Brazil Government Rules Out Changes to Pension Reform PlanBy and
Compromise runs risk of undermining reform, Cabinet chief says
Temer’s top aide says investors have priced in plan’s approval
Brazil’s government has ruled out significant changes to its pension reform plan as the market has already priced in its approval in its current form, according to President Michel Temer’s top aide.
Expressing confidence that Congress would pass the government’s proposal in the first half of 2017, presidential chief of staff Eliseu Padilha said that there would be no negotiating over the plan’s key elements, including a minimum retirement age.
"The government cannot compromise without running the risk of undermining the reform," said Padilha in an interview Friday at his office in Brasilia, emphasizing that approval is fundamental to getting Latin America’s biggest economy back on track.
Pension reform is an essential part of Temer’s plans to restore Brazil’s battered public finances. The country spends over 8 percent of gross domestic product on pension benefits, a number that the Organization for Economic Cooperation and Development forecasts will grow to 16 percent by 2050 unless there are changes. At present, Brazil has no minimum retirement age and several different pension systems for the private sector, civil servants and the military.
The government’s proposal would establish a minimum retirement age of 65, requiring workers to contribute for 49 years to claim full pension benefits. Civil servants would be subject to the same rules as private sector workers. Military personnel are excluded from the reform plan, though Padilha said the government is working on a plan that would address the particularities of their profession.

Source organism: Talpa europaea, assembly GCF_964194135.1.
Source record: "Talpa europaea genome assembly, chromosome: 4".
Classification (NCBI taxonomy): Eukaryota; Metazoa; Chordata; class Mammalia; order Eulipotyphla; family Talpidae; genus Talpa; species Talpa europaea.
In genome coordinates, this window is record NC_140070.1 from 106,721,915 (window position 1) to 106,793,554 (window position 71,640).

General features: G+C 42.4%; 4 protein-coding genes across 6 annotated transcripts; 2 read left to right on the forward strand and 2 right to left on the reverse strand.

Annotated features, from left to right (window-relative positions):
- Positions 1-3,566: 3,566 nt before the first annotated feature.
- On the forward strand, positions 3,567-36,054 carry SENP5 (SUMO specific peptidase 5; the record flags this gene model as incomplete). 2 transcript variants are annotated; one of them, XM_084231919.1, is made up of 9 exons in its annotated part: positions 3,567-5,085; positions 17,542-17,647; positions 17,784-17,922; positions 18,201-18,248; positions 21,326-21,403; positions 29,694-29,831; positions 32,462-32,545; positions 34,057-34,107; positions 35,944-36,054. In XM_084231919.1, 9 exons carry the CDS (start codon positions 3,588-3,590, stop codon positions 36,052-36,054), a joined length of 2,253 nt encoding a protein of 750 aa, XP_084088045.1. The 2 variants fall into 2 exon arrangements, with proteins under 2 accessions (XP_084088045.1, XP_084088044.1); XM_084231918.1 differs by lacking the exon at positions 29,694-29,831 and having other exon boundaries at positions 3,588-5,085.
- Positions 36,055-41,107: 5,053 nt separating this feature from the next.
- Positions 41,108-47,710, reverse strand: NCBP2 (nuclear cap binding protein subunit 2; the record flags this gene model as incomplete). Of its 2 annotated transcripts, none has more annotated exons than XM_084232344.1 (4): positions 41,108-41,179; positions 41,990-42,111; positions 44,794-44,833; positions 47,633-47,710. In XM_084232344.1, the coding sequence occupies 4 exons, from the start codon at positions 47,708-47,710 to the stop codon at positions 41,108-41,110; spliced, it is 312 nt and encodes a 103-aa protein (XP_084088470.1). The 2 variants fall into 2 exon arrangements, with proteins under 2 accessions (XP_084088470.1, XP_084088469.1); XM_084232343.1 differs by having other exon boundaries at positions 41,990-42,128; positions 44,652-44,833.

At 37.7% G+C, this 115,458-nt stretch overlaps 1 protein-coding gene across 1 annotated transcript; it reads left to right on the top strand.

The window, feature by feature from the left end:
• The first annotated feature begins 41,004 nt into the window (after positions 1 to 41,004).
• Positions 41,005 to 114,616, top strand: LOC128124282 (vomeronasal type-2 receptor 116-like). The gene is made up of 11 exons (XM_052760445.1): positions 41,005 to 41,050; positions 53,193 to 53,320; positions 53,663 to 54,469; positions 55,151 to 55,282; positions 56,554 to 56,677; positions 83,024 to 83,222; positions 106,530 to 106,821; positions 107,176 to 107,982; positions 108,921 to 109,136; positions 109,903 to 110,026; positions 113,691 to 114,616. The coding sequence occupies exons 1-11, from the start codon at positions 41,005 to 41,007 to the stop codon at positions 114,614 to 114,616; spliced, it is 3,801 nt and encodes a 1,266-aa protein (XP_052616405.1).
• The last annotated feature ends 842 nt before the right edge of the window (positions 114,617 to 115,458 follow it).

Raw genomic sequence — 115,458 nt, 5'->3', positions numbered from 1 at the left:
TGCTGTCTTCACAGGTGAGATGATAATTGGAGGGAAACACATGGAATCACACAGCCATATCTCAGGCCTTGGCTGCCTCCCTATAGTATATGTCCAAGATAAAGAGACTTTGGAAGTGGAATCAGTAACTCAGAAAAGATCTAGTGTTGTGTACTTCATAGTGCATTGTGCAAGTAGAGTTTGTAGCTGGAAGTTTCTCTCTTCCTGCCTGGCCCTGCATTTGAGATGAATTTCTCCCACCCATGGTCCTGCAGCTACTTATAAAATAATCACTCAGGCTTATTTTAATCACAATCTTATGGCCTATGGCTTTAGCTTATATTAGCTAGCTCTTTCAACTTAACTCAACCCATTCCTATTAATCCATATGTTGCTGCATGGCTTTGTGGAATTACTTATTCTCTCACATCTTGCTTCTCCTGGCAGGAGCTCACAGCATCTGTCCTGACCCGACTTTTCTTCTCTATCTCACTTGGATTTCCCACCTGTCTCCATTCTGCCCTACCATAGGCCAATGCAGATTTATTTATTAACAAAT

Last year, Congress approved a constitutional amendment to freeze public spending in inflation-adjusted terms for up to 20 years. Padilha acknowledged that pension reform faces greater opposition as it affects all Brazilians, but he said that the government has the support of over 80 percent of legislators. Changes to the pension system require the support of three-fifths of Congress and the Senate, with two rounds of voting in both chambers.
Among the aspects of the proposal that Padilha considers "absolutely non-negotiable" are the establishment of a minimum retirement age, setting the same pension regime for civil servants and private sector workers, and tightening the conditions for inheritors to receive the benefits of the deceased.
The cabinet chief also painted a positive picture of the government’s progress in restoring credibility in the nation’s finances. He said that he had no doubt that Brazil’s risk profile "fell, is falling and will fall even more" after the approval of pension reform. "We are close to investment grade levels," he said.
Padilha also ruled out tax rises, at least in the short-term. He said that Temer had committed to not increasing the tax burden since he took office and that the focus was entirely on cutting spending. If the economy did not return to growth, he said that "it might be necessary to think of something else," but that this was not on the horizon for 2017.